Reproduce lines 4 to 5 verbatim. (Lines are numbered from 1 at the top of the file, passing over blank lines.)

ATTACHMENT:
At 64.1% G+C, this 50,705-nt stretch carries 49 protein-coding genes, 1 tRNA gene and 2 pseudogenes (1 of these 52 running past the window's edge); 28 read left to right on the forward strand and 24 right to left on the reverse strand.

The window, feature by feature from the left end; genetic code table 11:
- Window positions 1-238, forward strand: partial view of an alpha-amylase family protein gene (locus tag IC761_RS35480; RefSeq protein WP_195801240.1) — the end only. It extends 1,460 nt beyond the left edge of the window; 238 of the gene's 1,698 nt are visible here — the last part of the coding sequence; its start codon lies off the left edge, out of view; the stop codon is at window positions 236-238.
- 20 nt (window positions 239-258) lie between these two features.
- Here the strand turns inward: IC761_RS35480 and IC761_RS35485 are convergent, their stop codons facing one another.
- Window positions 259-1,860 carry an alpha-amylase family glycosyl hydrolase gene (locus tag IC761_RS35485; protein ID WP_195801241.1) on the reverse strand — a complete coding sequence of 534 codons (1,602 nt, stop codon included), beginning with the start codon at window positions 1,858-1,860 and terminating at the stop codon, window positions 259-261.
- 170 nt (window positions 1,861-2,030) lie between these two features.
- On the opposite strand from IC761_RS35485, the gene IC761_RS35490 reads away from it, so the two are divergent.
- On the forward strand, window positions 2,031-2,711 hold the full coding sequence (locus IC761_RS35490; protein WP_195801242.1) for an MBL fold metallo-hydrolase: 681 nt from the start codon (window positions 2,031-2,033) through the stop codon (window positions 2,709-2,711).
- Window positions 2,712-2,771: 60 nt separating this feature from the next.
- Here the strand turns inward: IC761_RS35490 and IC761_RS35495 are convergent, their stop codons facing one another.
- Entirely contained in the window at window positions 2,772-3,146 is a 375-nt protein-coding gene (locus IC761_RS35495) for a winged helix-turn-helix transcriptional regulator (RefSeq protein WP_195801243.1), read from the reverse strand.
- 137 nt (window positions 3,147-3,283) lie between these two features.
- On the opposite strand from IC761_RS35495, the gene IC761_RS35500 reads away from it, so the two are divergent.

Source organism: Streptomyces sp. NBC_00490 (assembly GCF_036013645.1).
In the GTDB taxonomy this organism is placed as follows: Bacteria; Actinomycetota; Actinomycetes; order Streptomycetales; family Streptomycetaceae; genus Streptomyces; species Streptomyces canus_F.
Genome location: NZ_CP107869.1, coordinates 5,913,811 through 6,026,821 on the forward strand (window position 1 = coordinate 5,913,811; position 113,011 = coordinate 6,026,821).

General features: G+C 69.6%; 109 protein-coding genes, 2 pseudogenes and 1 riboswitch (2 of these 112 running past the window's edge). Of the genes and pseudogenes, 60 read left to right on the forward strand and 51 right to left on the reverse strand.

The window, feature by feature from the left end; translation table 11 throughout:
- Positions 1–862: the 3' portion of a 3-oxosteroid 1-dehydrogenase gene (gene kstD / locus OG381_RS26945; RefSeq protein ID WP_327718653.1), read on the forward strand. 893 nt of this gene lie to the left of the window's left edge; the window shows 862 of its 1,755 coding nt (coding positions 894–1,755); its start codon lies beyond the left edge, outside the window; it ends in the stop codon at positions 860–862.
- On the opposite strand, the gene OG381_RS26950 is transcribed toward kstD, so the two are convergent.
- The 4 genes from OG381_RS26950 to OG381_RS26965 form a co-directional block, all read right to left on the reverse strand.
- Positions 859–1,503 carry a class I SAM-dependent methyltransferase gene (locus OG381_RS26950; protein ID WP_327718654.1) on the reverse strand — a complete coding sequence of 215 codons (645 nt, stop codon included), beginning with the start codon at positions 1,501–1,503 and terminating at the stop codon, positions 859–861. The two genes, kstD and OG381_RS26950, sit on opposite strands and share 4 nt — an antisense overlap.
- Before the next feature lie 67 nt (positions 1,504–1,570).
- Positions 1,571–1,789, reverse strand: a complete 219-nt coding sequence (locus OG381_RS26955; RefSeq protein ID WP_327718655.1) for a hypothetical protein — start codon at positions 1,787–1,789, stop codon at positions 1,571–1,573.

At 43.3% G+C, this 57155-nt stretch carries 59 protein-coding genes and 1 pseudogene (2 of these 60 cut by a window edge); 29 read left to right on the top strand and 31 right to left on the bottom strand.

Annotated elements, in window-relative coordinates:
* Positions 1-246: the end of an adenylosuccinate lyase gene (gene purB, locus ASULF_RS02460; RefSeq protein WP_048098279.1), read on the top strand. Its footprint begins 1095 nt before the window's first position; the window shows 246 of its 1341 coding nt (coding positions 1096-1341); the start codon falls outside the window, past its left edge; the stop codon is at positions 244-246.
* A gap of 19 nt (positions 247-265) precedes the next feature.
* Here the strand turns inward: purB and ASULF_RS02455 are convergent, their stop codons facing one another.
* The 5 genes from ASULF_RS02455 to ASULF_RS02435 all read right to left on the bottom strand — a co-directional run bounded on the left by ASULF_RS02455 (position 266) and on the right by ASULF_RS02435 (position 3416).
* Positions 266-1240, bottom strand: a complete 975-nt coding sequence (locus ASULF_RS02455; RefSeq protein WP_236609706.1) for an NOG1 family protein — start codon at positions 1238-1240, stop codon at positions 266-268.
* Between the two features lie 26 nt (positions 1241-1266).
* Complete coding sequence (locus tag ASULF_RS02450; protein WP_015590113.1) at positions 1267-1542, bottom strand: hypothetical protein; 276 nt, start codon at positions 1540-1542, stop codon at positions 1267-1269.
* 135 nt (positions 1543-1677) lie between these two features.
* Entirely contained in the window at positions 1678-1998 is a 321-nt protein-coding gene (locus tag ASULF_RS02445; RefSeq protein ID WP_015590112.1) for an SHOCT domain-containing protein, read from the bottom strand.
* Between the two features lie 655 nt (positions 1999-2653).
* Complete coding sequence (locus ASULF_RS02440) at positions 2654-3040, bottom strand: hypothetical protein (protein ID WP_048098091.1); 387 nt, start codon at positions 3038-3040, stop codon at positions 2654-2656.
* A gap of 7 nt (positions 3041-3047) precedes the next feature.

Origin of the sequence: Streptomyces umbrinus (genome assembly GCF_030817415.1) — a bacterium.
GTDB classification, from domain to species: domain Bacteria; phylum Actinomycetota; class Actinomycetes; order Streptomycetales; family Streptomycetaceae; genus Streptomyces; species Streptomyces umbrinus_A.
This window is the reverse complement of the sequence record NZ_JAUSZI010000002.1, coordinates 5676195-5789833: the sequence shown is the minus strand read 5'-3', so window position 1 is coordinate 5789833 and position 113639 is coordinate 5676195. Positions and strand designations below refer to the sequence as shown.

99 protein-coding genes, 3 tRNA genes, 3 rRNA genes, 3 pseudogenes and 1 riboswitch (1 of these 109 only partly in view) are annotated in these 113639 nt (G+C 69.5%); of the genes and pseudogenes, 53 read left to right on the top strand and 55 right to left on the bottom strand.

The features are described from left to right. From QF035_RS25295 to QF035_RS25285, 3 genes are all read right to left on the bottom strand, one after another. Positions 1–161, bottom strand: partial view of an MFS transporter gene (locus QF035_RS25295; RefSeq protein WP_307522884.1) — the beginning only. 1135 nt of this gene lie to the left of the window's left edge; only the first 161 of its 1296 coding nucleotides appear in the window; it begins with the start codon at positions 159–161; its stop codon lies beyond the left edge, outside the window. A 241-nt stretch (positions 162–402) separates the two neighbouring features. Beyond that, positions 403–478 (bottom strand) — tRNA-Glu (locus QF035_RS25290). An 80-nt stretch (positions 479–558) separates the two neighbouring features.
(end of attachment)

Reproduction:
- 20 nt (window positions 239-258) lie between these two features.
- Here the strand turns inward: IC761_RS35480 and IC761_RS35485 are convergent, their stop codons facing one another.